Ski Orienteering is an endurance winter sport combining navigation and cross-country skiing across a rough terrain using prepared cross-country ski tracks. A ski orienteer combines high physical endurance and strength, excellent technical skiing skills and the ability to choose the best routes.
Ski orienteering events are designed to test both athletes’ physical strength and navigation skills. Ski orienteers use a map to navigate in a dense network of ski trail and to visit control points in right order. Route choices are made on the basis of the quality of the ski tracks, gradient and distance, all of which can be read from the map.
Ski orienteering is time-measured and objective – the fastest time wins. An electronic card verifies that the athlete has visited all control points in the right order.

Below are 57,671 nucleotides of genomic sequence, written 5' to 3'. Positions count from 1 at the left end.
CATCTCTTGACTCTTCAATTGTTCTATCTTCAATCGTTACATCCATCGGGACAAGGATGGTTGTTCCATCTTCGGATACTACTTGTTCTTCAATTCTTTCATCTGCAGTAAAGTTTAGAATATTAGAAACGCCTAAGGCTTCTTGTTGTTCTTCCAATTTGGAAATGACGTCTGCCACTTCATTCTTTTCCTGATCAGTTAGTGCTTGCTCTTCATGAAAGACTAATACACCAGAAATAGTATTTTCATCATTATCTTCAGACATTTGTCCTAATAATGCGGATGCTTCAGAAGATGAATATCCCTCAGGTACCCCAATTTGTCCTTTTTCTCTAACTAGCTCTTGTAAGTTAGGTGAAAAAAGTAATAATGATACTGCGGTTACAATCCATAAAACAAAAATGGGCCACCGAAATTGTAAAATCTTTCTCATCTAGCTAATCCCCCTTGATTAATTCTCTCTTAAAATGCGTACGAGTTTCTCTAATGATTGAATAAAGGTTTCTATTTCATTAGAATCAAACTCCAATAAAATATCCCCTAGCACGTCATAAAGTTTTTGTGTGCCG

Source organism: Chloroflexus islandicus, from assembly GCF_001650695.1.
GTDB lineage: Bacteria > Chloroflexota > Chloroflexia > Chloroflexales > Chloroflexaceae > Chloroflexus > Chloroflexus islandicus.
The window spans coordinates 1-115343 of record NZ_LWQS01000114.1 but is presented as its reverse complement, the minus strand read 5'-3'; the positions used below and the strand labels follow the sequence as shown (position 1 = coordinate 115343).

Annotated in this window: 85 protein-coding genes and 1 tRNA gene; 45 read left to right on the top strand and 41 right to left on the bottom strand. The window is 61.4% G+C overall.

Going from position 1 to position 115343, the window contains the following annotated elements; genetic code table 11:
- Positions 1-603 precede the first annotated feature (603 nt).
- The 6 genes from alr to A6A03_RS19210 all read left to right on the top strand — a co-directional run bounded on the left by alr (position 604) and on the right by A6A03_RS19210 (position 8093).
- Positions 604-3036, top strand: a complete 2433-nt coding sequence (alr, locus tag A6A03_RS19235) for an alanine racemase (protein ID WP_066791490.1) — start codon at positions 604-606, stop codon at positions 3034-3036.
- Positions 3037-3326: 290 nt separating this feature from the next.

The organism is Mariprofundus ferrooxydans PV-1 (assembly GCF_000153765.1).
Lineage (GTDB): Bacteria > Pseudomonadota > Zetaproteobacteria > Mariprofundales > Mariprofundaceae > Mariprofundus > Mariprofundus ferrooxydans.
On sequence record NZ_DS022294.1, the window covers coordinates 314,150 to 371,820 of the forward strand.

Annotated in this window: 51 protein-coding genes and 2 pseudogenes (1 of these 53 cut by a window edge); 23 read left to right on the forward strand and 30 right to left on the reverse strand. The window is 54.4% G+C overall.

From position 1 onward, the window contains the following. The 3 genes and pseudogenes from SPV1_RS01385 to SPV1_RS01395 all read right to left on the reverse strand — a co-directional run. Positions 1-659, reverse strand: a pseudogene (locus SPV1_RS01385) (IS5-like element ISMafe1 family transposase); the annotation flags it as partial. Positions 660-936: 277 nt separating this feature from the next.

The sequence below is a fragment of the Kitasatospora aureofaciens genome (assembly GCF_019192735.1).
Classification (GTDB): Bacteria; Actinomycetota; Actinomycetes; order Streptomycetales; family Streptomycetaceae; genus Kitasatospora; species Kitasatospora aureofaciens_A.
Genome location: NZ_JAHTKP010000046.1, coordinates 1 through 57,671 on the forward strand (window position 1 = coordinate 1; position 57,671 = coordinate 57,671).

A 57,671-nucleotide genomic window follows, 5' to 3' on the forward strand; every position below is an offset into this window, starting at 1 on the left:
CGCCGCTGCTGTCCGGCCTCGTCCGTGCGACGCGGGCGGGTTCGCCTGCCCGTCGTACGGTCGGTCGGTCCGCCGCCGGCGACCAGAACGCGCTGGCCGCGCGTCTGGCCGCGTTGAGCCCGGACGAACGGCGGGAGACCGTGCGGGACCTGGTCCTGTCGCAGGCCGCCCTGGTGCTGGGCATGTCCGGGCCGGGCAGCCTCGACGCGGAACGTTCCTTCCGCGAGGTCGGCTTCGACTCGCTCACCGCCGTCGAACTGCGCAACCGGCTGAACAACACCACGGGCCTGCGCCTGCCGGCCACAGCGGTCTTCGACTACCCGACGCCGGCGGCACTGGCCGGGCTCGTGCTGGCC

Ski orienteering is mentally and physically challenging. The sport demands and develops mathematical and spatial ability, short-term memory and other mental capabilities in addition to physical capabilities of a cross-country skier. In comparison with cross-country skiing, ski orienteers are faster on technically challenging narrow soft tracks. The athletes need to read a map and make hundreds of route choices on a course while skiing at full speed.
Ski orienteering uses no fixed structures; the natural environment is the arena. Ski orienteering events can be organised from an existing ski stadium utilising the permanent or specially designed network of ski tracks for biathlon and cross-country skiing.
Having its origins in the 1890s, ski orienteering is a sport with long traditions. Ski orienteering is a Recognised Olympic Sport.